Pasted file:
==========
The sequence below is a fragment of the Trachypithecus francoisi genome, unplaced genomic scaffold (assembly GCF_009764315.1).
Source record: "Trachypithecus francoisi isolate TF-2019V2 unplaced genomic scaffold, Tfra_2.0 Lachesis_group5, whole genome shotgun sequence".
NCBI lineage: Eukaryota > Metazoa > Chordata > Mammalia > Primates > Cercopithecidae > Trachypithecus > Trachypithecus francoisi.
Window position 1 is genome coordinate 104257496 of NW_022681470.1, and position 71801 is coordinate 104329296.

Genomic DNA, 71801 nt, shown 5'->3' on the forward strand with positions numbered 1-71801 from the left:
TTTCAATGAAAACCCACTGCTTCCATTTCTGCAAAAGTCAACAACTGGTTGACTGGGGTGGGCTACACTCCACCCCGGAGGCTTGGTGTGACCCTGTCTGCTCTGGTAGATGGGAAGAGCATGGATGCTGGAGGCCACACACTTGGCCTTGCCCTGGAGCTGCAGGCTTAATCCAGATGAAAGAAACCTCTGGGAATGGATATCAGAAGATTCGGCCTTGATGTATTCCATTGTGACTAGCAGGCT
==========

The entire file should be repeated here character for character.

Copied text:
The sequence below is a fragment of the Trachypithecus francoisi genome, unplaced genomic scaffold (assembly GCF_009764315.1).
Source record: "Trachypithecus francoisi isolate TF-2019V2 unplaced genomic scaffold, Tfra_2.0 Lachesis_group5, whole genome shotgun sequence".
NCBI lineage: Eukaryota > Metazoa > Chordata > Mammalia > Primates > Cercopithecidae > Trachypithecus > Trachypithecus francoisi.
Window position 1 is genome coordinate 104257496 of NW_022681470.1, and position 71801 is coordinate 104329296.

Genomic DNA, 71801 nt, shown 5'->3' on the forward strand with positions numbered 1-71801 from the left:
TTTCAATGAAAACCCACTGCTTCCATTTCTGCAAAAGTCAACAACTGGTTGACTGGGGTGGGCTACACTCCACCCCGGAGGCTTGGTGTGACCCTGTCTGCTCTGGTAGATGGGAAGAGCATGGATGCTGGAGGCCACACACTTGGCCTTGCCCTGGAGCTGCAGGCTTAATCCAGATGAAAGAAACCTCTGGGAATGGATATCAGAAGATTCGGCCTTGATGTATTCCATTGTGACTAGCAGGCT